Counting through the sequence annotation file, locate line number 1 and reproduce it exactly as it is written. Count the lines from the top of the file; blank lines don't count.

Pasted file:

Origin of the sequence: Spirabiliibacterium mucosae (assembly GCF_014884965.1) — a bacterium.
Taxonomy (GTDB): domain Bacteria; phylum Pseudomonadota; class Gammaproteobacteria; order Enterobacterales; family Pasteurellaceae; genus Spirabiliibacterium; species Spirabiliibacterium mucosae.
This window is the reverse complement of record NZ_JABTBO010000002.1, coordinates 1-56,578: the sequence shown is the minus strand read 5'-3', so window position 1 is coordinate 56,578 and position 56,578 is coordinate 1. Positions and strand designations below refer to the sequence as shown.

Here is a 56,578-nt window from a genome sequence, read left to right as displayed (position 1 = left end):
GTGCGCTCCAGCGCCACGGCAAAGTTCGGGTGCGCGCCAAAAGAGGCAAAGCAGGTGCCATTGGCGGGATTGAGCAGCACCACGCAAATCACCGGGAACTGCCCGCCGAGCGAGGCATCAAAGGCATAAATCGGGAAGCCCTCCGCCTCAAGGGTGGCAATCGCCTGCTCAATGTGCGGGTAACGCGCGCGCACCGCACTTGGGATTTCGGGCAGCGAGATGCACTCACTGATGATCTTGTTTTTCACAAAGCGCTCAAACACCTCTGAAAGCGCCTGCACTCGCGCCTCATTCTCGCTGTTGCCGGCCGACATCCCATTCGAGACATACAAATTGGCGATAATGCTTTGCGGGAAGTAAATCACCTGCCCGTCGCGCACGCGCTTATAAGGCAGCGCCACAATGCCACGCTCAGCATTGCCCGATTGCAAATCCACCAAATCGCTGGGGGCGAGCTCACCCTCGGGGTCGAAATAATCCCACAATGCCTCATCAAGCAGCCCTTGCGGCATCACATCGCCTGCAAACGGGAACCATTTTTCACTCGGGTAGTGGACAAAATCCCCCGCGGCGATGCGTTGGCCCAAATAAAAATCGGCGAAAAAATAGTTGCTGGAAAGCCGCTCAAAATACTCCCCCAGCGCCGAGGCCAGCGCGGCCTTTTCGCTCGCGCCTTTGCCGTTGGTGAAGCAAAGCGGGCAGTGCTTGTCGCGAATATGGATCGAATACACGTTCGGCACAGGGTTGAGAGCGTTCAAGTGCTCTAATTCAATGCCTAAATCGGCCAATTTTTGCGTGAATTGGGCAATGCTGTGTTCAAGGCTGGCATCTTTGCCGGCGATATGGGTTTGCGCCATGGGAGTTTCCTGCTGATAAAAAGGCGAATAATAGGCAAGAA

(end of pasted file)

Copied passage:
Origin of the sequence: Spirabiliibacterium mucosae (assembly GCF_014884965.1) — a bacterium.